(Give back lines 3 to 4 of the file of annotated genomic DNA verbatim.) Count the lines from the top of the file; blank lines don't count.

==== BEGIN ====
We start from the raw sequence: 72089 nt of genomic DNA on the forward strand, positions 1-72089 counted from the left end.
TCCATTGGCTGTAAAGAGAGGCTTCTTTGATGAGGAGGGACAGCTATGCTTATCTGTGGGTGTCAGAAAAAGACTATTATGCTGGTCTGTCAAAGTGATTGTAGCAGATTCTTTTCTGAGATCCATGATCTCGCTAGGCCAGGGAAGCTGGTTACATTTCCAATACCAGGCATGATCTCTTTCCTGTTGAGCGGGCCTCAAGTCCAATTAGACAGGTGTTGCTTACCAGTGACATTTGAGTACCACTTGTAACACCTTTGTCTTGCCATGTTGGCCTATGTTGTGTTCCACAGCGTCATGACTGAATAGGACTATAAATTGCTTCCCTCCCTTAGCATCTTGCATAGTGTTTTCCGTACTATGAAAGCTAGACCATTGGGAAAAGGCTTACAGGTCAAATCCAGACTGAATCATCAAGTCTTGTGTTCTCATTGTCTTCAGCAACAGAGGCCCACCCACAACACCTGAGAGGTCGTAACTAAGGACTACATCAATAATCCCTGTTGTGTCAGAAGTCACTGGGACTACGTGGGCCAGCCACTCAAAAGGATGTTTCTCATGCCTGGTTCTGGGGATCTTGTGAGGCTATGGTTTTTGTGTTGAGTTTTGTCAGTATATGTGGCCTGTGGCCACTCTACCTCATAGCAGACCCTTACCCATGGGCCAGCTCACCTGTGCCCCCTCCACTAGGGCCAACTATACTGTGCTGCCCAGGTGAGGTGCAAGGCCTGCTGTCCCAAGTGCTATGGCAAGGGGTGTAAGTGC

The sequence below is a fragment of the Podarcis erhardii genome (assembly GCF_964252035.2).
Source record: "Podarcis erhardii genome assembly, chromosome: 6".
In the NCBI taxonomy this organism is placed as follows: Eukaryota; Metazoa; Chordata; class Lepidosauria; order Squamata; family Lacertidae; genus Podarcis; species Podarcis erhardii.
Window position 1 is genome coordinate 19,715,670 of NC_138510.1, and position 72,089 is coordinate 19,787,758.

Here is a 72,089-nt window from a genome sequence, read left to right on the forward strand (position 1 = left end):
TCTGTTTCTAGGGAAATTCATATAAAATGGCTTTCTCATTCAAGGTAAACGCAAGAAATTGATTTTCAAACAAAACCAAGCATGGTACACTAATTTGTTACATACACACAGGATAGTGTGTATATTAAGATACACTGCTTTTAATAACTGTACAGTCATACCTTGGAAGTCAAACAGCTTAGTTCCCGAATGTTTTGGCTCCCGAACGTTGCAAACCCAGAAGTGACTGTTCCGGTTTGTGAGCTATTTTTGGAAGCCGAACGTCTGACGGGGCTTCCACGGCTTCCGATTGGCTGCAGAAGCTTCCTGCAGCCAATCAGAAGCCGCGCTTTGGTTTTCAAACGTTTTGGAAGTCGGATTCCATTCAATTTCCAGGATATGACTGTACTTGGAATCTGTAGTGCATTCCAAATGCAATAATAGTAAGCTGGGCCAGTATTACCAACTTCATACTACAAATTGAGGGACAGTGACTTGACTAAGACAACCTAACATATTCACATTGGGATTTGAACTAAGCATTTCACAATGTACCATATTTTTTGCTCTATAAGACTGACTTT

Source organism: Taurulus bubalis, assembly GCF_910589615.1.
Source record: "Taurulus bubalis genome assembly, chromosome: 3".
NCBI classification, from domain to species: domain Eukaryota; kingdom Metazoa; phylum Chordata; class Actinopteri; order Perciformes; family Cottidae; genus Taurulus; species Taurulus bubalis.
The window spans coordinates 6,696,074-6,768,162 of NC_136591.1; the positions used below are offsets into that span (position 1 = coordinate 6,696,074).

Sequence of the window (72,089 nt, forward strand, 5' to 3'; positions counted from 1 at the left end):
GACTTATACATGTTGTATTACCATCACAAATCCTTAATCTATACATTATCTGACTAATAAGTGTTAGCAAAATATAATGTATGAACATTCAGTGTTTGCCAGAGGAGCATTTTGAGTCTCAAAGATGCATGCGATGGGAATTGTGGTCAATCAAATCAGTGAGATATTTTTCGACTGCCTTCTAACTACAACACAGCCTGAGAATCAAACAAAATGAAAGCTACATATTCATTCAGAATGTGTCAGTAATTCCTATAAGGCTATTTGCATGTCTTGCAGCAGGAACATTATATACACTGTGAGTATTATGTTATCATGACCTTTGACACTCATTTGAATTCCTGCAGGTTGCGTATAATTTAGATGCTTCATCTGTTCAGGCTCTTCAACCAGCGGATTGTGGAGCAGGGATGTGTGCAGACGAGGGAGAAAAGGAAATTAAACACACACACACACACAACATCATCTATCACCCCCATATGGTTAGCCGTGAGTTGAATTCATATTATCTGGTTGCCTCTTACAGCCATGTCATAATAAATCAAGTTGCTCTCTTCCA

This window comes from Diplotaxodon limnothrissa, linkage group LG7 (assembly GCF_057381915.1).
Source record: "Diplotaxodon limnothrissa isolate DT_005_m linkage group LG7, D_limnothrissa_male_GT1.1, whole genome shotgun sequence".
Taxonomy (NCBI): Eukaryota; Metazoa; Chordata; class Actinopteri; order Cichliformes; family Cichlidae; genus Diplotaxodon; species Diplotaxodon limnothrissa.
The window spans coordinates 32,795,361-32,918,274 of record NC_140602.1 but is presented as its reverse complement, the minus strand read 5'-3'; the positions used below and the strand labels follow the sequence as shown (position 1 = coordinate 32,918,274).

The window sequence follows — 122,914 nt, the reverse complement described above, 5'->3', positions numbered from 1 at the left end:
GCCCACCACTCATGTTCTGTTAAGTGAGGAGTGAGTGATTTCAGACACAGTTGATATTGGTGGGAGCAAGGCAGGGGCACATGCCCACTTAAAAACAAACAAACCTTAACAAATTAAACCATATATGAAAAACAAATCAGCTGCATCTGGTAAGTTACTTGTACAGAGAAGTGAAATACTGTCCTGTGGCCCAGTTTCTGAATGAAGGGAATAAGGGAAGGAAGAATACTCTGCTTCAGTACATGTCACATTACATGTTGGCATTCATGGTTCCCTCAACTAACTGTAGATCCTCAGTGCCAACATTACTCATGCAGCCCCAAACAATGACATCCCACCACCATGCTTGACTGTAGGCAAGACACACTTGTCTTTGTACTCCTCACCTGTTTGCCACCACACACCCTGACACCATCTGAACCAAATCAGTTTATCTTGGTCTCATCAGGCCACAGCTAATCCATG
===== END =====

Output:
The sequence below is a fragment of the Podarcis erhardii genome (assembly GCF_964252035.2).
Source record: "Podarcis erhardii genome assembly, chromosome: 6".